Director: Nina Davenport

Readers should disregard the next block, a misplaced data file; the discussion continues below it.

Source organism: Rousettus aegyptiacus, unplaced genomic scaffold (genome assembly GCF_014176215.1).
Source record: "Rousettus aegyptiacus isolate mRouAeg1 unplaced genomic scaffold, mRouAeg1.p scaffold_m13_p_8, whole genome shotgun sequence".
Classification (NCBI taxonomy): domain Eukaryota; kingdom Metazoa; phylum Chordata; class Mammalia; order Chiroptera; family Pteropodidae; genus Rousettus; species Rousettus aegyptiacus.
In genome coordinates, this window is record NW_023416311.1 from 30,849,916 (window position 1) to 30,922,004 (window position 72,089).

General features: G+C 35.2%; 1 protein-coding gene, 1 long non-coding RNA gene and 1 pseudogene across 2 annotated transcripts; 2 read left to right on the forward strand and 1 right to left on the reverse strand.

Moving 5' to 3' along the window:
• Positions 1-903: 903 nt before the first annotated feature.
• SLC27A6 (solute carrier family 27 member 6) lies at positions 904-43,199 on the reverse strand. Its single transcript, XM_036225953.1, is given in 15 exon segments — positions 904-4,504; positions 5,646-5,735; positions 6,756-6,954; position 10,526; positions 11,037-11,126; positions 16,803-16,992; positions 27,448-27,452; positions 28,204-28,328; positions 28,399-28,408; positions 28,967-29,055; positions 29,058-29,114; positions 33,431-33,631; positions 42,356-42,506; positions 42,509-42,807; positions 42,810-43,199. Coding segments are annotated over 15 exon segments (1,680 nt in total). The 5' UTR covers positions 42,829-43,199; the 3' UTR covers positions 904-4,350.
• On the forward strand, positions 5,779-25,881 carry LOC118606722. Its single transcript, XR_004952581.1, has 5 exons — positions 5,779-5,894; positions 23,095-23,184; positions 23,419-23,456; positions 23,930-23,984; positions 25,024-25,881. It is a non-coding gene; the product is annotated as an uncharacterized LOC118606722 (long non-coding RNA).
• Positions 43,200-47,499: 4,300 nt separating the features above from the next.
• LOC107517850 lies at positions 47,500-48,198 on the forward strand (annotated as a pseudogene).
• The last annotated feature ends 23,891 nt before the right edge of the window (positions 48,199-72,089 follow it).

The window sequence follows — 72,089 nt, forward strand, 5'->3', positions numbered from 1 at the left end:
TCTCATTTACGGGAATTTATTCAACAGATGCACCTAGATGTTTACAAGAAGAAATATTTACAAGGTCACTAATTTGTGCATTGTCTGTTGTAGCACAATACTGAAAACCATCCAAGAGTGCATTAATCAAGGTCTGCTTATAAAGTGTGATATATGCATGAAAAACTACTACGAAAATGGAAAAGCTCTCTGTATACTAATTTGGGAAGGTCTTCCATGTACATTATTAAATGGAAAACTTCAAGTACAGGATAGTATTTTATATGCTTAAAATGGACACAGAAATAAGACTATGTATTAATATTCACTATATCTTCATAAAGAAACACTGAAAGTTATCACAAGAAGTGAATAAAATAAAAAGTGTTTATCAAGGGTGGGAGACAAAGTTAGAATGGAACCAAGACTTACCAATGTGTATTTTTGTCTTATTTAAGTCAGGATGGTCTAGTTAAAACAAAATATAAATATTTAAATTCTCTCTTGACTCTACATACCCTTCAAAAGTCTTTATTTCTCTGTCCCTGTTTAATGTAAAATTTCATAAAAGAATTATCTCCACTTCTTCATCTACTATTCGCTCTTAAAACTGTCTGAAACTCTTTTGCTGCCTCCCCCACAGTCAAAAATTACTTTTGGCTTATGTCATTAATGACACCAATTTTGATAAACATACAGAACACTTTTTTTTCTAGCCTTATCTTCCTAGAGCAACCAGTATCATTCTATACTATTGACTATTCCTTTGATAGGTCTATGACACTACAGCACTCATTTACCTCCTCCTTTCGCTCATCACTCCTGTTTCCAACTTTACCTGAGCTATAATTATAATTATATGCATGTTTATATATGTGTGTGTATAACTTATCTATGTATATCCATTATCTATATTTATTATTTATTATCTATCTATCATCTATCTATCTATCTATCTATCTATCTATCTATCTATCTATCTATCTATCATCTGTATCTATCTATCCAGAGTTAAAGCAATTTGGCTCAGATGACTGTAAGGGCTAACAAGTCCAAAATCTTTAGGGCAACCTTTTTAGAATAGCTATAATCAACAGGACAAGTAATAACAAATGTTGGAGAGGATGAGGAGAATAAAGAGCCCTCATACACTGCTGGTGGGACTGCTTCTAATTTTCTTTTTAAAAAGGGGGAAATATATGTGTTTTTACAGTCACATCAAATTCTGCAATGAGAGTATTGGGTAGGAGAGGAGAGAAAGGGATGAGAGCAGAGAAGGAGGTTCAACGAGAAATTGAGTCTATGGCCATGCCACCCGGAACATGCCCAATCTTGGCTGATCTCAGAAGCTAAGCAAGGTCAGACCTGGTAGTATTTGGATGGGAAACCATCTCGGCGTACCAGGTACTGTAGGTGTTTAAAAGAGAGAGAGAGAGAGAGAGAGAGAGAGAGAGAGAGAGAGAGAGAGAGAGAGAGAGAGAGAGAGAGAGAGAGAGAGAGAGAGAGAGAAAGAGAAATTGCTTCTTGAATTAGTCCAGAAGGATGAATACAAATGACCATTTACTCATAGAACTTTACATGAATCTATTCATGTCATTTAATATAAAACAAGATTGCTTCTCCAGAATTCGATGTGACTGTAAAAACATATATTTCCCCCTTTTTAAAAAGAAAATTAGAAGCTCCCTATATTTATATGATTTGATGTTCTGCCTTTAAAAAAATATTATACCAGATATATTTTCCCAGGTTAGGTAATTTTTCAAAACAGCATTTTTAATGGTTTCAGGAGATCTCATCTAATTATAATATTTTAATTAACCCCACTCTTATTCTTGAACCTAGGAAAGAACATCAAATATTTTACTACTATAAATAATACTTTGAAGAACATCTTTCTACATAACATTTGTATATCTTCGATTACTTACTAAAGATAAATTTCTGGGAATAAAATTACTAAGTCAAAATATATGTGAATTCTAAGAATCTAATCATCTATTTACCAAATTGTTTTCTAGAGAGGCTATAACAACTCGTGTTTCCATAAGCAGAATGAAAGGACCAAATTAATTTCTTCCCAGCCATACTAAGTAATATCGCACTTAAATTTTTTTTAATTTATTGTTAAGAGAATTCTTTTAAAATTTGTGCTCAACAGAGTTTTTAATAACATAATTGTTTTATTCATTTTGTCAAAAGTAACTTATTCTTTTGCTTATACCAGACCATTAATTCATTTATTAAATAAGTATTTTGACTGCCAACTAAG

Award-winning documentary filmmaker and Harvard graduate, Nina Davenport analyzes her relationship with a younger, noncommittal boyfriend and her obsession with matrimony during the year she turns thirty. While working as a wedding videographer, Davenport decides to investigate the source of her income and allay her fears of spinsterhood by interviewing brides, elderly spinsters, ex-lovers, friends and family regarding their views on marriage, life and love. The viewer is intrigued by the premise and stays tuned but the charm and wit of the first part of the film, grows old quickly as one realizes that instead of taking an earnest look at matrimony to educate viewers, Davenport makes herself the star of the documentary and reminds one why women get bad names. She complains and complains-- narcissistically nagging friends and her immature but well-meaning boyfriend Nick and soon enough her tirades, along with the tedious and pretentious opinions of her circle of offbeat, intellectual and artistic friends make you roll your eyes. The potential for the film was enormous and she could have taken a look at the history of marriage, decisions of women and issues of feminism but instead becomes as annoying as a child whining at Baskin Robbins for being denied all thirty-one flavors of ice cream of wedded bliss before she turns thirty-one. Davenport is an intelligent woman—instead of falling into the marriage trap and constantly asking where her otherwise healthy relationship was going, perhaps she should have taken the time to just enjoy the relationship for what it was. Reminds me of the people you see on expensive vacations filming everything in sight to remember it later without actually experiencing something by keeping it at arm’s length—for once, I’d like to scream, “unless you have something to really say, put down the camera, open your eyes, breathe, live and enjoy!” If Davenport’s journey to marriage is typical of bright women, then the 21st century is doomed to repeat the mistakes of the 20th century, with women secondary to men, only wanting flowers, vows and dresses because it is tradition. Women who don’t participate shouldn’t fall prey to feeling inferior. Marriage, after all is a commitment, not a club with signs attached to it reading, “No Singles Allowed”—women shouldn’t exclude others for not belonging just because their ring finger is vacant. We’re all in it together… like Pat Benatar once sang, “love is a battlefield” and for some, maybe it’s a bit unoriginal and tedious to go through it wearing the same ring everyday… or not being able to decide for yourself which flavor of ice cream society will let you enjoy in peace.